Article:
Last Updated: Friday, 21 November 2014, 13:47 GMT

The Global State of Workers' Rights - Cambodia

Publisher Freedom House
Publication Date 31 August 2010
Cite as Freedom House, The Global State of Workers' Rights - Cambodia, 31 August 2010, available at: http://www.refworld.org/docid/4d4fc80428.html [accessed 22 November 2014]
DisclaimerThis is not a UNHCR publication. UNHCR is not responsible for, nor does it necessarily endorse, its content. Any views expressed are solely those of the author or publisher and do not necessarily reflect those of UNHCR, the United Nations or its Member States.

Repressive

The 1993 constitution guarantees freedoms of association and assembly and allows demonstrations and strikes. The labor code promulgated in 1997, which was written with assistance from the International Labour Organization and the American Federation of Labor-Congress of Industrial Organizations (AFL-CIO), upholds workers' right to establish and join unions as well as the right to strike and lockout, and bars discrimination in employment. There are more than 20 national labor organizations in Cambodia. Unions can freely associate themselves with the government or opposition groups. However, labor laws do not apply to public employees, including teachers.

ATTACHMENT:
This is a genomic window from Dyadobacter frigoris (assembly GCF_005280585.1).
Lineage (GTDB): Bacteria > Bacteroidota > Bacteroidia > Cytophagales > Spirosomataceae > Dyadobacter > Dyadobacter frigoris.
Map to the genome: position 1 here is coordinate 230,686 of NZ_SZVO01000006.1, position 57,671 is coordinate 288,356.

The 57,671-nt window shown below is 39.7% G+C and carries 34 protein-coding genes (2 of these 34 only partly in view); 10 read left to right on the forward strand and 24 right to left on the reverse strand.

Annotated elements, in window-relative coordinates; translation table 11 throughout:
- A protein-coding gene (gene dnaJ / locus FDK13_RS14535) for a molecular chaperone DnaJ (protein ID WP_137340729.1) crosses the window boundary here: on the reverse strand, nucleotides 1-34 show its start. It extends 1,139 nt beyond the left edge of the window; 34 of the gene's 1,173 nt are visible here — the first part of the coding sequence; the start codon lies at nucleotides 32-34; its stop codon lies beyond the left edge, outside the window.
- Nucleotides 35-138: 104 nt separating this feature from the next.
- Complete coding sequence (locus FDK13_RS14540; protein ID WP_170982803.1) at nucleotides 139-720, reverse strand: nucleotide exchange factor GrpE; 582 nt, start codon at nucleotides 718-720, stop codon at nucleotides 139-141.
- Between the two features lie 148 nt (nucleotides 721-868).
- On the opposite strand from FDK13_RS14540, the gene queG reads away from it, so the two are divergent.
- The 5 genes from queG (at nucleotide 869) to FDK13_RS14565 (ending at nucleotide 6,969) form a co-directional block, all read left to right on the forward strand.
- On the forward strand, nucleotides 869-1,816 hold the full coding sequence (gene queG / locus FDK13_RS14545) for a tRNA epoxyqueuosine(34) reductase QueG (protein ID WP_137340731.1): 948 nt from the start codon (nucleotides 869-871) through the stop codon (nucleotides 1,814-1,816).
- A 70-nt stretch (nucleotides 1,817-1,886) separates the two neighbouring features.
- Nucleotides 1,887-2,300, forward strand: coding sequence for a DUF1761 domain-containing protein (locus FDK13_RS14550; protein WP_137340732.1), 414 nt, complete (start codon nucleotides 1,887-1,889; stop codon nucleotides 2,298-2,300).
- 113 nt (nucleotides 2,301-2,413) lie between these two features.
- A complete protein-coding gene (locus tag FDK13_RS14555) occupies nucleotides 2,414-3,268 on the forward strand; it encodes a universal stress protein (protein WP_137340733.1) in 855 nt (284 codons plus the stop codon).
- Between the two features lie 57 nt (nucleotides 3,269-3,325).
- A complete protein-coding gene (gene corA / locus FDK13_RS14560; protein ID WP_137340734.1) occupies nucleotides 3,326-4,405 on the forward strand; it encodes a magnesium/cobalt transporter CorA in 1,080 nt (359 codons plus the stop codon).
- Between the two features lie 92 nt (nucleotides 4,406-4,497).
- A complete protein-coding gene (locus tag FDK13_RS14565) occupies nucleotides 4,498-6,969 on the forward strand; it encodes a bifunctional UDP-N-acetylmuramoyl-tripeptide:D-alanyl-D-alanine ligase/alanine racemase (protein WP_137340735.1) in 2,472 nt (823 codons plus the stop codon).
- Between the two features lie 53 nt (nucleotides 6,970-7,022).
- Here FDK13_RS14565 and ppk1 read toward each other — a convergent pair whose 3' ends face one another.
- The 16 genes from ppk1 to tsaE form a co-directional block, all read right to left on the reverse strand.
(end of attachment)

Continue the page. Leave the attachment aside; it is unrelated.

Despite the fairly robust legal framework, enforcement of labor laws is weak. The government respects some worker rights because of pressure from and scrutiny by international donors, which it depends on to fund public services. Antiunion harassment, dismissal of union leaders and supporters, and violence by vigilantes are common. At least three leading officials in the Free Trade Union of Workers of the Kingdom of Cambodia (FTUWKC) – the largest union organization – have been murdered since 2004, and their cases remain unresolved. The heads of the Independent Teachers' Association, the Independent Civil Service Association, and the FTUWKC have all been arrested for defamation in recent years. While the right to demonstrate is provided in the constitution, groups must obtain prior government approval, and protests are limited to a maximum of 200 participants.

The government has enjoyed increasing success in attractive private investment to Cambodia, and appears to favor the interests of investors and employers over workers' rights.

For example, the government is seeking to amend labor laws to allow more permanent use of short-term contracts, which critics say would allow employers to deny workers maternity and annual leave, among other benefits. Increased use of short-term contracts might also discourage workers from joining or supporting trade unions for fear of dismissal. The government has yet to set a minimum wage as mandated by the 1997 labor code. Although Cambodian workers such as those in the garment industry, the leading manufacturing sector, are paid well compared with their peers in the region, high inflation and lack of job security have caused considerable economic hardship and spurred a number of demonstrations, strikes, and lockouts in recent years.

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